Ayoub and the Drone Revolution Reply

How should Hezbollah’s drone flight over Israel fit in the proliferation of unmanned aerial technology?

By Carlos Rafael Colon

The recent breach of Israeli airspace by a Hezbollah reconnaissance drone has prompted a debate about the proliferation of drone technology and the unprecedented technological capabilities, deterrent power, and war provocation this entails. On October 6, 2012, the unmanned aircraft flew “tens of kilometers” over sensitive areas like gas and oil facilities undetected until being shot down near the Dimona nuclear reactor. Hezbollah not only claimed responsibility for this provocative flight, but said that it was their natural right, naming the reconnaissance drone Ayoub, in honor of a deceased Hezbollah party member who helped pioneer their drone technology. Following this incident, Lebanese politicians accused their government of being an Iranian proxy, Israeli policymakers questioned their national security, and Iran threatened Israel with a fleet of (they claim) hundreds of other drones in twenty-five different models. The incident itself, however, is not the first of its kind.

In 2010, an Israeli warplane shot down an unmanned balloon that flew over the Dimona nuclear reactor, while numerous drones were shot down during the 2006 war with Hezbollah. With Syria’s civil war, Iran’s controversial nuclear program, and Israel’s consideration of preemptive action, the Ayoub operation clearly threatens the delicate balance of interstate peace in the region. But, it is also important to momentarily step back and try to look at the broader implications of the operation.  The Ayoub incident, for better or worse, is part of a greater movement which has been described as the “drone revolution.” Among both advocates and critics of unmanned aerial vehicles (UAVs), none can deny the ongoing effect this technology is having on modern warfare and espionage. Brian Glyn Williams of the University of Massachusetts presented facts that make this phenomenon clear:

“More than 50 countries have built or bought drones….Over the next decade more than $94 billion is expected to be spent globally on drone research and procurement. In 2000, the United States had just 50 drones. Today almost one in three U.S. warplanes is a drone. That translates to approximately 7,500 drones in the U.S. fleet. Since 2005, there has been a 1200% increase in patrols by drones. The U.S. Air Force trained more drone pilots in 2011 than pilots for fighter and bomber aircraft combined.”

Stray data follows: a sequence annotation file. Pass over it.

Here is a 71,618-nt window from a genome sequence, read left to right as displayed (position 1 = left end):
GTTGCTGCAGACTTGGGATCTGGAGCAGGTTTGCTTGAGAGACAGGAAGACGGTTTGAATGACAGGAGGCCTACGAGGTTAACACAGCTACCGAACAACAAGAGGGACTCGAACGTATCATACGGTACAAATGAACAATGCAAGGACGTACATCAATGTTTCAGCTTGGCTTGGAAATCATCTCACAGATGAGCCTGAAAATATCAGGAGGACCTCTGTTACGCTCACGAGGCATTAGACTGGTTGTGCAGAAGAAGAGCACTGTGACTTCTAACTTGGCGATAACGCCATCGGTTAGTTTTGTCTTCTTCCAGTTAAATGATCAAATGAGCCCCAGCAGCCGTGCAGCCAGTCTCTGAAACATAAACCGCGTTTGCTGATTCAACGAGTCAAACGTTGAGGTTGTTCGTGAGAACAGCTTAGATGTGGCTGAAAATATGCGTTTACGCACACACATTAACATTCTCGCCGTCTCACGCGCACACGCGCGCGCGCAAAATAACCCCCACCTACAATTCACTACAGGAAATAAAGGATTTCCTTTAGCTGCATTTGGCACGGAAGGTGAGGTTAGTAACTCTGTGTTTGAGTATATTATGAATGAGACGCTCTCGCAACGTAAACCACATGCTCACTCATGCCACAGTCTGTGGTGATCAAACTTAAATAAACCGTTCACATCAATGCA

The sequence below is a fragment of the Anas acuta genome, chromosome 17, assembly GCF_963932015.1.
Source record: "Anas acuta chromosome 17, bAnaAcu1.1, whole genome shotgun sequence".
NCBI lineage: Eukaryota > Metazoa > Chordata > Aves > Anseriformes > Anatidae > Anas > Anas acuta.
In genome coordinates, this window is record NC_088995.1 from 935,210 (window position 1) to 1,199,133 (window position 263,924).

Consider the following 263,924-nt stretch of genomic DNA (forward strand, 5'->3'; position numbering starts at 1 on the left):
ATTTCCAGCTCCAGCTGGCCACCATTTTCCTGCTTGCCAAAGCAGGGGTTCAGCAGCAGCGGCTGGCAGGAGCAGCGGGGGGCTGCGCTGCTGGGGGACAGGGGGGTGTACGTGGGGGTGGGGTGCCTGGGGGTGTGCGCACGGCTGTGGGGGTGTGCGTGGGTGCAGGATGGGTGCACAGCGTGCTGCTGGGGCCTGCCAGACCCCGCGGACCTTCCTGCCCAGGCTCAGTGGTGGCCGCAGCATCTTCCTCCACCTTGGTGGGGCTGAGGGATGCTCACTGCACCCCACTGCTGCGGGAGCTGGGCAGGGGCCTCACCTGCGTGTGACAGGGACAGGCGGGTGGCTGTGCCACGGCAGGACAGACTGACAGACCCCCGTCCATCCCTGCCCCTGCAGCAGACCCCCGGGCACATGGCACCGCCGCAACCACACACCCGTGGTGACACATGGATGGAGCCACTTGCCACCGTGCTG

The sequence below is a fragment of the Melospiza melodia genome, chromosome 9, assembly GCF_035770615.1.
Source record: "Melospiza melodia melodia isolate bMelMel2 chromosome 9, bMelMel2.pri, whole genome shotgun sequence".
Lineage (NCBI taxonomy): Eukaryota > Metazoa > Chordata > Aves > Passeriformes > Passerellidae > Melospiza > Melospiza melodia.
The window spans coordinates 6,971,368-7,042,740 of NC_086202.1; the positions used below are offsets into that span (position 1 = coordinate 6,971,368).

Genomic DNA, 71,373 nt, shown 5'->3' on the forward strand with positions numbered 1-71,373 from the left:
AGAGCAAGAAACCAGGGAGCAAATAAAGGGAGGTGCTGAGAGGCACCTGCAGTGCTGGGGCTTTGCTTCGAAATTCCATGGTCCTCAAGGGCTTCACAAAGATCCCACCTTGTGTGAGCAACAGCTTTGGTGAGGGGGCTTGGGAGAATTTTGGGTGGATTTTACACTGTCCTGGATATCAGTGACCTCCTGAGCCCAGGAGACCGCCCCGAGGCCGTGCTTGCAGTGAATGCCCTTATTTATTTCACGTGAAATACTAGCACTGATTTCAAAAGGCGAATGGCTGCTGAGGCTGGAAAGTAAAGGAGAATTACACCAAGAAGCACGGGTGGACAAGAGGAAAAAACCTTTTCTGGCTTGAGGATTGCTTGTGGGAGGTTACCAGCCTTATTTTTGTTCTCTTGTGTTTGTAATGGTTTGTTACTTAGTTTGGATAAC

When discussing drones, we must consider not only the strategic gains and losses, but the long term consequences of this “revolution.” What does drone proliferation entail for the future — both in the near- and long-term? Looking at the covert campaigns in Pakistan, Somalia, and Yemen, the apparent shift to targeting individuals based on their behavior (called “signature strikes”) is extremely foreboding. The precedent being set by the United States may be used as a justification by other states to execute similar attacks once their technology matures. These operations also tend to rely on local sources for intelligence, and in some parts these “local partners” may actually be providing inaccurate intelligence to satisfy their own objectives. These methods in life and death decisions lead to executions by drones without direct confirmation of whom the targets actually are. Congressman Dennis Kucinich, in an interview with the Bureau of Investigative Journalism, said that the drone program “bespeaks an approach which depraves moral law, the constitution, and international law. That sets us into an endless cycle of violence.” If the Obama administration currently “counts all military-age males in a strike zone as combatants…unless there is explicit intelligence posthumously proving them innocent” (emphasis added), can we assume other nations will follow higher standards?

Responsibility for the standard operating procedure for drones will not be the only issue, but also determining who should be held accountable for unjust actions. Before it was Ayoub, it was a mystery drone with reports calling it “foreign.” One of the benefits of unmanned machines is that it provides some culpable deniability to its user. Today, of course, this isn’t much of an issue, but we can’t presume that America will hold such a near-monopoly on unmanned systems forever. Policymakers have to ask themselves what precedents the United States is setting. How will access to drones affect the Middle East’s regional security — or other regions, for that matter? We may not be able to predict the future, but given what has happened so far, avoiding proper policy discussions that can enable greater transparency and accountability is just as dire for the years ahead.

Carlos Rafael Colon is part of the University of Massachusetts Dartmouth Honors program and currently co-manages umassdrone.org, a targeted killing database focused on exploring the casualties inflicted by U.S. drone strikes in Pakistan.

Photo Credit: Wikimedia Commons


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